Hello, and welcome to our video about the Stevia plant. Stevia is a sweet herb that is native to South America.
It’s made from the Stevia rebaudiana plant and is known for its natural sweetness, making it a popular alternative to artificial sweeteners. It can be grown both indoors and outdoors and is relatively easy to care for.
One of the key things to keep in mind when growing a stevia plant is that it requires certain mineral nutrients to thrive. And one of these minerals that is important for stevia is boron. Boron plays a vital role in the plant’s growth, helping to regulate cell elongation and division, as well as the transport of sugars and other nutrients.
Importance of Boron in Stevia Plants
Boron also helps to strengthen the cell walls of the plant, making it more resistant to pests and disease. Be sure to keep an eye out for signs of boron deficiency and take steps as necessary. This might include adding these minerals to the soil or using a fertilizer that contains them.
Also, In addition to boron, a stevia plant also needs other minerals like Nitrogen, Phosphorus, Potassium, Magnesium, and Zinc.
In a remarkable experiment in Brazil, scientists uncovered the secret formula for healthy stevia plant growth.
The study found a mix of vital micronutrients and minerals such as Boron (89g), Copper (26g), and Iron (638g) – far greater than other essential elements like Manganese (207 g) or Zinc(13). This demonstrates that although water and sunlight are fundamental for plant development, they must also be nourished with intricate replenishing components in order to reach their full potential.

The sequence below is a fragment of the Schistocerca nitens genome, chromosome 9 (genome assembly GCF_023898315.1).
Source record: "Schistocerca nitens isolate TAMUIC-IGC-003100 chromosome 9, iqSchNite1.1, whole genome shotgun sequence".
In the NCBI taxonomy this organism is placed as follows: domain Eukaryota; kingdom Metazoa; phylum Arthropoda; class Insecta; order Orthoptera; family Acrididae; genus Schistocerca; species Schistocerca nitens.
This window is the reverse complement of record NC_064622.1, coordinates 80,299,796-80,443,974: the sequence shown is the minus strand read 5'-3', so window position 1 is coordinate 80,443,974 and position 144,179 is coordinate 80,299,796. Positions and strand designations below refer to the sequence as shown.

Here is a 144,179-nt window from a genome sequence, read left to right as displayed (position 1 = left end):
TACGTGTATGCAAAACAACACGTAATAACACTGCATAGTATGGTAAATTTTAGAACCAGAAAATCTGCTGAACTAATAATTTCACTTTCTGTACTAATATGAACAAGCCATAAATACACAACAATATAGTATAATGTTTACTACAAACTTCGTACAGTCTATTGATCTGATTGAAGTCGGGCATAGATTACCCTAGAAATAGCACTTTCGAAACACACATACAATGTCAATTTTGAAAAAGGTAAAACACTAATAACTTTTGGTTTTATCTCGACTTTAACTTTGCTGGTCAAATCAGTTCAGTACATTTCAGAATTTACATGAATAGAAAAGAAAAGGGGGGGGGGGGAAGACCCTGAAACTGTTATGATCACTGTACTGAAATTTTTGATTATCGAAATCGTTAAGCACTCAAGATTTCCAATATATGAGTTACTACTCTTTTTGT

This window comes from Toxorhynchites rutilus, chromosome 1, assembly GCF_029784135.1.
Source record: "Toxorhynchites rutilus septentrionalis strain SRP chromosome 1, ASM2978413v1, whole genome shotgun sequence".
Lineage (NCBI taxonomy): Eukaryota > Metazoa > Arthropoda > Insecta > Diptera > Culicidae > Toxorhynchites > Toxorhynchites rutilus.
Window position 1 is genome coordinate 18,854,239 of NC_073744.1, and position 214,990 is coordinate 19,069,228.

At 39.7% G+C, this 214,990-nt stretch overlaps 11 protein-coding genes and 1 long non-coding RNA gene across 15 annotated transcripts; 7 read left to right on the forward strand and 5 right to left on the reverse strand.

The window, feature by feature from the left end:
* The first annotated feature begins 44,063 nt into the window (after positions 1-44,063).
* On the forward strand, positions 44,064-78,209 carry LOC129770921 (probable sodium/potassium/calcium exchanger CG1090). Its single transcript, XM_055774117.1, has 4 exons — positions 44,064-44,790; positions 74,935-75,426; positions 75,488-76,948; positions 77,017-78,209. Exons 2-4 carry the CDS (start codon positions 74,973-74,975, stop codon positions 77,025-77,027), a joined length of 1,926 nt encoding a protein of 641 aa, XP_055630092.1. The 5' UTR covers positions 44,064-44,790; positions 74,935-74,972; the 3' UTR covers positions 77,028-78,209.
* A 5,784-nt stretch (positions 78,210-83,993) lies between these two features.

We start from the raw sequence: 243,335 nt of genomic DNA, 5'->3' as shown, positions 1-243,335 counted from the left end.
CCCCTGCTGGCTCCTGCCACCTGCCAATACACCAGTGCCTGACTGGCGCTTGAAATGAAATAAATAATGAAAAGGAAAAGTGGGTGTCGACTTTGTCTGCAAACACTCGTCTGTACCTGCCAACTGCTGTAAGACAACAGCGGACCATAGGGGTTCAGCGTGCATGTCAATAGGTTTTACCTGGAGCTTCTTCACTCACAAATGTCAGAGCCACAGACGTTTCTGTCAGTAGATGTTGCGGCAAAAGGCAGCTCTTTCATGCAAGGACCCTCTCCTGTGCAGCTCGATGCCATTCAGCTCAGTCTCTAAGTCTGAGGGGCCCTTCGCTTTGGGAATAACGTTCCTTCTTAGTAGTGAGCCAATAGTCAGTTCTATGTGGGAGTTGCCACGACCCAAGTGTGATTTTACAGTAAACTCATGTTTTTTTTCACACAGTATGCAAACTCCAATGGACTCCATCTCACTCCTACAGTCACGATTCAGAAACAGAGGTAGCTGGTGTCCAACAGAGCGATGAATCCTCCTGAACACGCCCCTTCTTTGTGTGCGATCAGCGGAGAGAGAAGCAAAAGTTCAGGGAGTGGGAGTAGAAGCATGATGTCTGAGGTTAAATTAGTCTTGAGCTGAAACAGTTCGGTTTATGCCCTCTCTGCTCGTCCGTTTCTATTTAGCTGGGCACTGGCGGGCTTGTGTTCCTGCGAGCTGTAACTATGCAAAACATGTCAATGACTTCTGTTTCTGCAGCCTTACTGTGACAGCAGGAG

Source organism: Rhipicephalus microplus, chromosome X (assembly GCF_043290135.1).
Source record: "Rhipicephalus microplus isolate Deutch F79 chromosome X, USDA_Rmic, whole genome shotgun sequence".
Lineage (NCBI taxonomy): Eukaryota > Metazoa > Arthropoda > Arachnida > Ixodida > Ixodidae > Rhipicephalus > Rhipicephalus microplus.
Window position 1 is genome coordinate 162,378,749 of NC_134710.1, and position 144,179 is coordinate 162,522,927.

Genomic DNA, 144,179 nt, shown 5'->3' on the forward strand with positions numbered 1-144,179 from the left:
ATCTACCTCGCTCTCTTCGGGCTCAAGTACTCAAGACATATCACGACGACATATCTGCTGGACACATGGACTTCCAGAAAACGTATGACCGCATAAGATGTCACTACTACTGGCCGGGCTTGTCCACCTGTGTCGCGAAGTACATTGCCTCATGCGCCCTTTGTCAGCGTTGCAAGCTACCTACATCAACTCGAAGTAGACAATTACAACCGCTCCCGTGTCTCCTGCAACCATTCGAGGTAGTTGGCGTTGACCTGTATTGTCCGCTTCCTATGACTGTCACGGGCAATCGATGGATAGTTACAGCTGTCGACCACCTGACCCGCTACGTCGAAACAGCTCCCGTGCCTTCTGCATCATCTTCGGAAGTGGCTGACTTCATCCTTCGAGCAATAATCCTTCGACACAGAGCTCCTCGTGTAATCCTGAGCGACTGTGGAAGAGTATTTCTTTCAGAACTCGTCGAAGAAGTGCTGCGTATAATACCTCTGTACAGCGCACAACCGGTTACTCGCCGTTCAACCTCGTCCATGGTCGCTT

Let’s take a look at cultivating a stevia plant for optimal growth.
When planting stevia, it’s important to choose a location that gets plenty of sunlight. A stevia plant prefers well-drained soil that is rich in organic matter. The pH of the soil should be between 6.0 and 7.0. Stevia can be propagated by seed or cuttings. To propagate from a seed, sow seeds in a seed tray and cover them with a thin layer of soil.
1. Keep the soil moist and warm, and the seeds should germinate in about 2 weeks.
2. Once the stevia plant is in its growth stage, it should be watered regularly, but not too much, as the plant does not like being waterlogged.
Fertilizers are also important for the growth of a stevia plant. Nitrogen, Phosphorus, and Potassium are the main macro-nutrients that stevia needs.
You can use a balanced fertilizer, or you can use organic fertilizers like compost, cow manure, and bone meal. Finally, a stevia plant is relatively pest and disease-resistant, but it’s still important to watch for common problems like aphids, spider mites, and powdery mildew.
Now that we know about stevia Plants let’s learn more about where the stevia plant comes from.
For centuries, the Guaraní people have been aware of stevia’s powerful sweetness and healing potential. But it wasn’t until 1899 that a Swiss botanist gave it much-needed scientific recognition as ‘eupatorium rebaudianum’.
In the early 70s, Japanese scientists developed an innovative commercial sweetener derived from this natural plant source. However, its worldwide use was delayed due to stringent regulations in many countries. With a sweetness up to 300 times more powerful than table sugar, stevia-based sweeteners have been revolutionizing taste buds across the globe.
Consisting of naturally occurring compounds like Reb A and Stevioside, these remarkable glycosides are sure to satisfy any craving while also having extensive backing from the U.S Food & Drug Administration (FDA). By providing your stevia plant with the right amount of boron, along with other essential minerals, and proper care, you can ensure that your plants will thrive and produce sweet leaves.
We hope you gained some valuable insight about the stevia plant. As always, it’s a good idea to consult with local experts or gardening guides for more information on specific needs for your area.